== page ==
Improved ability to reflect on their own mental life

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improved ability to reflect on their own mental life is another reason that their thinking and problem-solving advance Knowledge of Cognitive Capacities Older children regard it as an active, constructive agent that selects and transforms information (not a passive container of information) For example, know that doing well on a task depends on focusing attention Become increasingly aware of effective memory strategies, why they work and the relationships between mental activities
Understand everyone has a different point of view on things, knowledge is not only extended by directly observing, or talking to others, but also making mental inferences This grasp of inference enables knowledge of false belief to expand By age 6 or 7 realize second-order beliefs can be wrong; however, assists them in understanding others’ perspectives Besides complex thinking and language, experiences can foster a child’s ability to be more reflective, process-oriented view of the mind Knowledge of strategies Conscious of mental strategies 3 rd and 5 th grade; children develop a much better appreciation of how and why strategies 5 th graders are better a discriminating good from bad reasoning (weighing of possibilities and gathering evidence) By end of middle childhood, children consider how interactions among variables (age effective strategies, and difficulty of the tasks) affect cognitive performance Metacognition broadens into a more complex theory o Cognitive Self-Regulation Difficulty with cognitive self-regulation, the process of continuously monitoring progress toward a goal, checking outcomes, and redirecting unsuccessful efforts Sometimes do not always engage in these kinds of activities, ex: rereading a paragraph to ensure understanding and adding information she missed When children apply a strategy consistently, their knowledge of strategies strengthens, resulting in a bidirectional relationship between metacognition and strategic processing that enhances self-regulation Academic success depends on self-regulation; if a student encounters a mistake, the better student will take steps to address it (passive students achieve poorly) Parents and teachers can foster self-regulation Those with this skill develop a sense of academic self-efficacy (confidence in their own ability) o Applications of Information Processing to Academic Learning Reading Skill must be done automatically: letters, letter combinations, translate to speech sounds, recognize common words, hold text in working memory, interpret meaning, combine with meaning of past parts of the text, have a whole. Phonological awareness —the ability to reflect on and manipulate the sound structure of spoken language—continues to facilitate their progress PAST DEBATE:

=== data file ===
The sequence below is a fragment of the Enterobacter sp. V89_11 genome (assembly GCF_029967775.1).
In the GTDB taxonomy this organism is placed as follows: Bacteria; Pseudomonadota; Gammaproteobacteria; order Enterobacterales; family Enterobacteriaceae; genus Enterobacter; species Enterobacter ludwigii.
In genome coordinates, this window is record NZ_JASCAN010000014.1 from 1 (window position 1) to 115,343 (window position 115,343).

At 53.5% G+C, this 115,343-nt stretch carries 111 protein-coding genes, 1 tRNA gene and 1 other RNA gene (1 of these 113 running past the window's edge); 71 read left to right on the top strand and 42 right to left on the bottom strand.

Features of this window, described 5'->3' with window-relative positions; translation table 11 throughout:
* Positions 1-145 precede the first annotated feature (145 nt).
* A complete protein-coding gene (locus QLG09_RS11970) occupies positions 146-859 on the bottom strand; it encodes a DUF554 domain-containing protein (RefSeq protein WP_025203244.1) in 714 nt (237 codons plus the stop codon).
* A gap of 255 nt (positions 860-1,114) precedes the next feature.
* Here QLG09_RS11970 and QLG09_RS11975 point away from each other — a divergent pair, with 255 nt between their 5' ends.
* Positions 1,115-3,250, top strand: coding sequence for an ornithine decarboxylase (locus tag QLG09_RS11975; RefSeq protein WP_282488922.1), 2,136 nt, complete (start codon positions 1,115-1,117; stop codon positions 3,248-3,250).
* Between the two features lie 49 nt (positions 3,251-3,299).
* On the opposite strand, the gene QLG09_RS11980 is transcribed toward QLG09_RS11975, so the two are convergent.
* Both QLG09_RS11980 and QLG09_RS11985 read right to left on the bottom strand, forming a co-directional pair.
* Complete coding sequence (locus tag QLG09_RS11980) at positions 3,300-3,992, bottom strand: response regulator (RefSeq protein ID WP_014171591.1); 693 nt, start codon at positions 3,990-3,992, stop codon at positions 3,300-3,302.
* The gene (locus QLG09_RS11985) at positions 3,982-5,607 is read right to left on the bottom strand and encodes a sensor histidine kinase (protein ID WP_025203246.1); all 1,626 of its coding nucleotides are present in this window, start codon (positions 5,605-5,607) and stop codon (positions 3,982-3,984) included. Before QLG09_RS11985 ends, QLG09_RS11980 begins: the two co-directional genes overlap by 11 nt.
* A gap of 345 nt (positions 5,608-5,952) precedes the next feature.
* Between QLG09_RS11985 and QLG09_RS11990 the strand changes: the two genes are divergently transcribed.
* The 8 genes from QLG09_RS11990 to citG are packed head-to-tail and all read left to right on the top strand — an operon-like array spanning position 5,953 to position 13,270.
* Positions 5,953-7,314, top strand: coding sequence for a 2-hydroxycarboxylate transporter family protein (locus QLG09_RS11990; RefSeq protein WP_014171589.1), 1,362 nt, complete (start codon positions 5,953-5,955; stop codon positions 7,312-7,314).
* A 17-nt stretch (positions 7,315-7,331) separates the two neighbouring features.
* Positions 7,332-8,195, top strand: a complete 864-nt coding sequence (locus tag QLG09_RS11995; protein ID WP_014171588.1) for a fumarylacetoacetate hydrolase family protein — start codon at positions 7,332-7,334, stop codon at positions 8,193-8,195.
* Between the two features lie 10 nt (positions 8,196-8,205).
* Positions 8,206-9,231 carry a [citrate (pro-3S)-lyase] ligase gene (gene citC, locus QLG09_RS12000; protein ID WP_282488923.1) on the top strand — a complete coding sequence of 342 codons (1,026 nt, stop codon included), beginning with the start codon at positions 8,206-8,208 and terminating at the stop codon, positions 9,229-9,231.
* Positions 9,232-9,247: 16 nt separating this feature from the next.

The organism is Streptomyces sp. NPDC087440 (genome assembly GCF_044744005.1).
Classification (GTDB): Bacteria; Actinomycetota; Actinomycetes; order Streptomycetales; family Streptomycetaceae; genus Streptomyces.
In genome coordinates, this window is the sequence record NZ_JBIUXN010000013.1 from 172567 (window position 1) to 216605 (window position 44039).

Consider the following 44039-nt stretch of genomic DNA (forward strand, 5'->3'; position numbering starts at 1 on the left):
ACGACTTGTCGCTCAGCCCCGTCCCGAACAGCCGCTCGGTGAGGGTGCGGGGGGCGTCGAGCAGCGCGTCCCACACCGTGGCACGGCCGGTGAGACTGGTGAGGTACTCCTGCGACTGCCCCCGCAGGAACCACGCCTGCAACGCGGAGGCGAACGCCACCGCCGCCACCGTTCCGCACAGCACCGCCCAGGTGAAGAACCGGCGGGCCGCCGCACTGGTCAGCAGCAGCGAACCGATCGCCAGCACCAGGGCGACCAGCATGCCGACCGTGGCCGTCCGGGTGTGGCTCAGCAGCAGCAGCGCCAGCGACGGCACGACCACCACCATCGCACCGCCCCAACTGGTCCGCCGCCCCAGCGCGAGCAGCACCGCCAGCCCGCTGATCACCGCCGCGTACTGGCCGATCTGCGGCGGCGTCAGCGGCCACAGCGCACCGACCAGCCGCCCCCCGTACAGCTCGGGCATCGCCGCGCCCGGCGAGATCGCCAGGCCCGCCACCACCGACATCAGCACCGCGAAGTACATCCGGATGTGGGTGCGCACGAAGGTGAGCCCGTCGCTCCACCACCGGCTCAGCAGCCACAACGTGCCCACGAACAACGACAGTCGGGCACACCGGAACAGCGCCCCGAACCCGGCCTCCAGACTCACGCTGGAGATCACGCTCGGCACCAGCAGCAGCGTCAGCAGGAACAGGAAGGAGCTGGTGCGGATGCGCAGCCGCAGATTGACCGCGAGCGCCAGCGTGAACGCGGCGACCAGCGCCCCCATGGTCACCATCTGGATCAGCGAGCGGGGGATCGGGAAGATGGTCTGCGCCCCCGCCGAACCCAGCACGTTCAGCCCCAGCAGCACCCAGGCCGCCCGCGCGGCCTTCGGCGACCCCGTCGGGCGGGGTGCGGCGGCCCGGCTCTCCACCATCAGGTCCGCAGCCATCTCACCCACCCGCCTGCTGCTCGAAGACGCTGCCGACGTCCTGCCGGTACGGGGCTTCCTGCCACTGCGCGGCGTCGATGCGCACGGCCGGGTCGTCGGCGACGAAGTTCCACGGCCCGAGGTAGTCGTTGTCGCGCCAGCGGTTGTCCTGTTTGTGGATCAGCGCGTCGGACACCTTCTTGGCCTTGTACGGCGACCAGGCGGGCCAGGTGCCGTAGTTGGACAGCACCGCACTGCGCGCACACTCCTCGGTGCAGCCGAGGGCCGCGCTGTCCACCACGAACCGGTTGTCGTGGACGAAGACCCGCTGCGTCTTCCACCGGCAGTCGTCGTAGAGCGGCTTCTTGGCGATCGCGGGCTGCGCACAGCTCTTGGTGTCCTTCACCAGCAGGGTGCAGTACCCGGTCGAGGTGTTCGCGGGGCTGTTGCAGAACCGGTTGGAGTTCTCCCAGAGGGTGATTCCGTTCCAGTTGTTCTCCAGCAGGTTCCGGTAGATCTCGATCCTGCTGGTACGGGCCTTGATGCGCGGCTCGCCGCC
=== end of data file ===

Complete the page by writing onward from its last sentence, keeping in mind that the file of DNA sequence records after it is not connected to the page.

Whole-language approach argued that from the beginning, children should be exposed to text in its complete form—stories, poems, letters, posters, and lists—so that they can appreciate the communicative function of written language.

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